Results of Ascension expedition support a marine reserve

January 02, 2016


First results from a major deep-water survey around Ascension Island in the Atlantic support the creation of a marine reserve in the island’s waters.

The preliminary findings of the survey around the island to 1000 metres conducted last October by six national institutes compliment a £400,000 Darwin study which has looked at the biodiversity of Ascension waters at shallower depths.

The specimens found, which include unusual shrimp, brittle stars and anenomes, are being analysed to discover any species new to science and if they are new records for Ascension.

The scientists conclude that while expectations for biological richness around such a new island is low – Ascension is thought to be the result of volcanic activity a million years ago – at local scale richness turned out to be surprisingly high.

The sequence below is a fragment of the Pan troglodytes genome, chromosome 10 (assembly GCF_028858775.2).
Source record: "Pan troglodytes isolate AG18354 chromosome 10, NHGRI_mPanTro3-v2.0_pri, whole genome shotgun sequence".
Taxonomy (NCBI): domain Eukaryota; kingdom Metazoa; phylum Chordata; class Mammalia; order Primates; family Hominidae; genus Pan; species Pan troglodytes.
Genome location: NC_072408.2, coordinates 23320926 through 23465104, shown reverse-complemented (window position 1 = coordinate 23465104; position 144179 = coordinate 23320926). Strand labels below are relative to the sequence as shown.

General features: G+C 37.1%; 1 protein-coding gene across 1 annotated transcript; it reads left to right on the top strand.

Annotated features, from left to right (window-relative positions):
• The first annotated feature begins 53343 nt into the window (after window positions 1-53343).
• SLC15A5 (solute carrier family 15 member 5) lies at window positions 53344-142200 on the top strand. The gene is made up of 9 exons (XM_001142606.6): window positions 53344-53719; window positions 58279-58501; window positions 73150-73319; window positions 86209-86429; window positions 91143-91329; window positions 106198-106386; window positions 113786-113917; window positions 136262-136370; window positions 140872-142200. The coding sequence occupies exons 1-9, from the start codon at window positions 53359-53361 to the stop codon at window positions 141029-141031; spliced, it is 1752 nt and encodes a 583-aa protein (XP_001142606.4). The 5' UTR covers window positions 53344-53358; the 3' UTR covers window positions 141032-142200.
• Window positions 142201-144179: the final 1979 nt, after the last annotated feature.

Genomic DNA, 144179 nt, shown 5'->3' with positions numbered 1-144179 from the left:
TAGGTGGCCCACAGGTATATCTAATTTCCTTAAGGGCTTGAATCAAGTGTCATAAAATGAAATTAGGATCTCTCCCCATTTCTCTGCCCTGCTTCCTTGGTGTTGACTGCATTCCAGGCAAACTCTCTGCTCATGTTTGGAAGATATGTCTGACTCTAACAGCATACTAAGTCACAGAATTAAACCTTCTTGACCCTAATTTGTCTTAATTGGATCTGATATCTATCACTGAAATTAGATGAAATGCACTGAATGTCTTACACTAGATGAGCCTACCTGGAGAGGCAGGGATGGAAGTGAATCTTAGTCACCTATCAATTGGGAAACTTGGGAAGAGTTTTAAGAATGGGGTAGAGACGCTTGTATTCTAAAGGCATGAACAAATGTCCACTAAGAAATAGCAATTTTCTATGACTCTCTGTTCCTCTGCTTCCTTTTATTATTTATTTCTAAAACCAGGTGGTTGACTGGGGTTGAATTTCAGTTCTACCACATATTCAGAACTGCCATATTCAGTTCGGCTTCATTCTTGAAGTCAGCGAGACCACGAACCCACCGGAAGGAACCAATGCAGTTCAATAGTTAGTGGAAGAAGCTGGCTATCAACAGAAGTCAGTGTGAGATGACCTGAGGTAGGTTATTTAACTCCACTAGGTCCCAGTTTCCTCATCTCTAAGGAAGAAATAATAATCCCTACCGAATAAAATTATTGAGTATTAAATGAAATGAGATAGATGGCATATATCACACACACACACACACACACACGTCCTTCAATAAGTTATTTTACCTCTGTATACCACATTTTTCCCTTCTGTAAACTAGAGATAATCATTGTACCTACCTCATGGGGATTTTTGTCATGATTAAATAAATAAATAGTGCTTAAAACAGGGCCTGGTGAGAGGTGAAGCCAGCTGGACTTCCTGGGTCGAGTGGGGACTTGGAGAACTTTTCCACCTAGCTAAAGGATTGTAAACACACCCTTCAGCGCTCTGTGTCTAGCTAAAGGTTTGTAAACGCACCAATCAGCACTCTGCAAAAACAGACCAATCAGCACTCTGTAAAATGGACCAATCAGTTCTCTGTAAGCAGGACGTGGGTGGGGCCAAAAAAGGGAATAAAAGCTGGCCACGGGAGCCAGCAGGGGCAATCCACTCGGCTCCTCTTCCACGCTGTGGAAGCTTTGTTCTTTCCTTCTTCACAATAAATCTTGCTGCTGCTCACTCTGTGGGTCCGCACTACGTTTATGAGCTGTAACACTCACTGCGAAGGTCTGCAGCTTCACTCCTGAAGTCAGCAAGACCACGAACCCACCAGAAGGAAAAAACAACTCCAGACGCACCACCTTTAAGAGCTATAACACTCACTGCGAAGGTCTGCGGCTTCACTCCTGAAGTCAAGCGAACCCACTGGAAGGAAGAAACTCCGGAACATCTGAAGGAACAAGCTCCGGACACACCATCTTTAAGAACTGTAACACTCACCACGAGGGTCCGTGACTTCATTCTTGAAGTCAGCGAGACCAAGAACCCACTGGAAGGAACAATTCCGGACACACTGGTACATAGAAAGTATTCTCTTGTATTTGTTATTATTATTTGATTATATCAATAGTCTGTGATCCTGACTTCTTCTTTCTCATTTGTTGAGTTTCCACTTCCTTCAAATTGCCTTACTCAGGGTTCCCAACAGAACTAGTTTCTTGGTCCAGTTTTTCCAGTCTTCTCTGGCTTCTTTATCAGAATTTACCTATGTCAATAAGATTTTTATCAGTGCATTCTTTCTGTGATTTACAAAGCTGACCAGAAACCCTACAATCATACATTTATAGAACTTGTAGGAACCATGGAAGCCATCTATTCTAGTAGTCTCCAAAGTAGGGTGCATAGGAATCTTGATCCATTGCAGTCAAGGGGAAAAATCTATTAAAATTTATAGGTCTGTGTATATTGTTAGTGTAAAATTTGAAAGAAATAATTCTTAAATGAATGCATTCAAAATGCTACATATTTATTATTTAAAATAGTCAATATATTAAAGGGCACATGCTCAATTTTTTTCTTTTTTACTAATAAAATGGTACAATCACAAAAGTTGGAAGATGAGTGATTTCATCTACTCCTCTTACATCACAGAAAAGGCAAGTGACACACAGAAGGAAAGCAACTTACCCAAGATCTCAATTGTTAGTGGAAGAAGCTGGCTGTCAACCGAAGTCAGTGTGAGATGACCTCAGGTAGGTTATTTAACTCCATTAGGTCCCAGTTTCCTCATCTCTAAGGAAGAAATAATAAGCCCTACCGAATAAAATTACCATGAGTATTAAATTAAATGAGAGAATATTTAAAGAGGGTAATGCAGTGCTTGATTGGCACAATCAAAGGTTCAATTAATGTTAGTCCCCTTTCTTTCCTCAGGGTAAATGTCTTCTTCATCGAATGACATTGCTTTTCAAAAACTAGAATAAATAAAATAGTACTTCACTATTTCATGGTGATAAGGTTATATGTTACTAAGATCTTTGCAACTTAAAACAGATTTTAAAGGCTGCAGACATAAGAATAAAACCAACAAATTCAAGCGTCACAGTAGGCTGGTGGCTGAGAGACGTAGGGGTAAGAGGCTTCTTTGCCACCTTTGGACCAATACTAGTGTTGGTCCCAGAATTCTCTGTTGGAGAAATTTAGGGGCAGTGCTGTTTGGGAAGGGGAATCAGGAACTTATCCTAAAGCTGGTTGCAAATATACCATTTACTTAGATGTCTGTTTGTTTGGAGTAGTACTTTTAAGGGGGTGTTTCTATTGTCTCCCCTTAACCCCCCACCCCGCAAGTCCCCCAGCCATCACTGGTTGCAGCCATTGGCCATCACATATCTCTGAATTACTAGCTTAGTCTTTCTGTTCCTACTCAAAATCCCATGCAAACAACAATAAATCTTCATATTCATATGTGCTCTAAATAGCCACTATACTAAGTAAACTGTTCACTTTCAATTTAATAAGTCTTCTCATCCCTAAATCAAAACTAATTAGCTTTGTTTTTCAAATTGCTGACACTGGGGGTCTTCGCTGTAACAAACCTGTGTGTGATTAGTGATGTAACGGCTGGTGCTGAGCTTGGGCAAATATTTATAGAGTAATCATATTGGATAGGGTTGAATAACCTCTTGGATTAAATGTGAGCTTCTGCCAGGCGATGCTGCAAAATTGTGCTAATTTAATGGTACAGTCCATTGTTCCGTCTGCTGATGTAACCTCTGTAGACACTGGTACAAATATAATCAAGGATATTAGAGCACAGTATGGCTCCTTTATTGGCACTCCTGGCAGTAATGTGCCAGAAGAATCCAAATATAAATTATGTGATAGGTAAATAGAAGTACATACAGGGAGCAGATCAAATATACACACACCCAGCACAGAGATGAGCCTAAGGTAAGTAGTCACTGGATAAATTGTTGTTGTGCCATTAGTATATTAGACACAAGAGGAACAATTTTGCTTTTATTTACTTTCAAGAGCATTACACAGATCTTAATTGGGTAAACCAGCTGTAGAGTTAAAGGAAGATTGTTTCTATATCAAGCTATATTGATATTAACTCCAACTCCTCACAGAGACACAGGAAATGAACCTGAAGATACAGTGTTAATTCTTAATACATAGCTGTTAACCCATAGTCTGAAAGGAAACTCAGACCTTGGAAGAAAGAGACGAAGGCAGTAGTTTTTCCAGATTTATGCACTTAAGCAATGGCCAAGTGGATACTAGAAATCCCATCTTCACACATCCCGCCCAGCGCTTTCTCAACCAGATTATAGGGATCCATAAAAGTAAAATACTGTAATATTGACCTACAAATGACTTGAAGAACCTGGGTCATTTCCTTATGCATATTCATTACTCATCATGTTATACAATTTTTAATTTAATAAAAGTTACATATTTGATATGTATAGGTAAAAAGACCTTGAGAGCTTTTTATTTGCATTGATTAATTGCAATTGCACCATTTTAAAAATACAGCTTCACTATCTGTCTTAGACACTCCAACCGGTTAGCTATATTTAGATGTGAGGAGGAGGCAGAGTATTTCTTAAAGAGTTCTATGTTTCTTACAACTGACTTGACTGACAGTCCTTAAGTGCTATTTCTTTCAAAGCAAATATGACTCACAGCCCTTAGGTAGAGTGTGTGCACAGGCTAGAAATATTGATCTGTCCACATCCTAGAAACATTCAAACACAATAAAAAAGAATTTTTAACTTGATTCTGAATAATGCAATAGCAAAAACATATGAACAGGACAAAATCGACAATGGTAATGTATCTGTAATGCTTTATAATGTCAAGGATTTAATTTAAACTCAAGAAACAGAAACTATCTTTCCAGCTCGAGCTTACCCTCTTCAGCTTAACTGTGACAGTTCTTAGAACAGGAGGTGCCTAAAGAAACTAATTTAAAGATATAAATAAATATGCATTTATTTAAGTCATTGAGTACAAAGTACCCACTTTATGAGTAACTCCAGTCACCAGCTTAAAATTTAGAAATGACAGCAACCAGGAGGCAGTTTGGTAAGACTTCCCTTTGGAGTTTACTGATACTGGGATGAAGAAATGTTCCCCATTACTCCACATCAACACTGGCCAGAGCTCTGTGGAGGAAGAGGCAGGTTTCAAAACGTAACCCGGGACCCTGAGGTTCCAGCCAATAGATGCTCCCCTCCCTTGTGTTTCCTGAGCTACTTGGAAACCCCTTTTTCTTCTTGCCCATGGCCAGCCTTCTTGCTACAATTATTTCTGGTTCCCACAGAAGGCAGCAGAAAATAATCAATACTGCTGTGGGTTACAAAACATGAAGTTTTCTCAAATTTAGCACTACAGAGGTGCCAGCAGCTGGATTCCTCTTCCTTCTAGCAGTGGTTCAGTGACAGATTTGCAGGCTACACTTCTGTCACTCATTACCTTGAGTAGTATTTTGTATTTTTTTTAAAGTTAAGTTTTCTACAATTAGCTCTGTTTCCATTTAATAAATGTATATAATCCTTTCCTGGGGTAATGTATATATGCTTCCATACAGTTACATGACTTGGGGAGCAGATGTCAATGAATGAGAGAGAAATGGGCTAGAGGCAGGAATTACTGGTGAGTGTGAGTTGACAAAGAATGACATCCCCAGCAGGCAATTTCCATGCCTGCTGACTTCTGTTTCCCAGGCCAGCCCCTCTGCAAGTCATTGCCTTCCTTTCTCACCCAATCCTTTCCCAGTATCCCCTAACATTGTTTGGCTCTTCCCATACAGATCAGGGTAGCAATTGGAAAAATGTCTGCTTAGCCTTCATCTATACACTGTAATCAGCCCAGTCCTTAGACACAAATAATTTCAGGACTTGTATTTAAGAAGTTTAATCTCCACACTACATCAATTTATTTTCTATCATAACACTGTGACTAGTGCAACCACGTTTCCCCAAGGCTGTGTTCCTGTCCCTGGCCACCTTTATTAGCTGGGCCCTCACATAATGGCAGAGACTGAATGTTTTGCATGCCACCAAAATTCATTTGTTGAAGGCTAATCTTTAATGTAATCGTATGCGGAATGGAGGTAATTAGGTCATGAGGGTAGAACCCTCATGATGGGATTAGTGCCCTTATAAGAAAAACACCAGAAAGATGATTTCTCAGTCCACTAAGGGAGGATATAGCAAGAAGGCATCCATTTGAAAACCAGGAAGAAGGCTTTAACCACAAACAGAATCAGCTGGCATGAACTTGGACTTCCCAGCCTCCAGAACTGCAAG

Dense habitats of corals and other three dimensional structures at 200m-500m depth were likely to provide important habitat for bottom feeding fish, nurseries for juvenile fish, carbon drawdown and possibly hotspots for marine endemism.

The scientists recommend that any Marine Protected Area should cover the east side of the island encompassing depths from 100-1000m because of the shelf biodiversity.

A short video account of the expedition is to be found below:


The preliminary report of the cruise, “Marine biodiversity of Ascension Island’s shelf: scientific support for a Marine Protected Area,” is to be found by clicking on the report below:

Ascension Report

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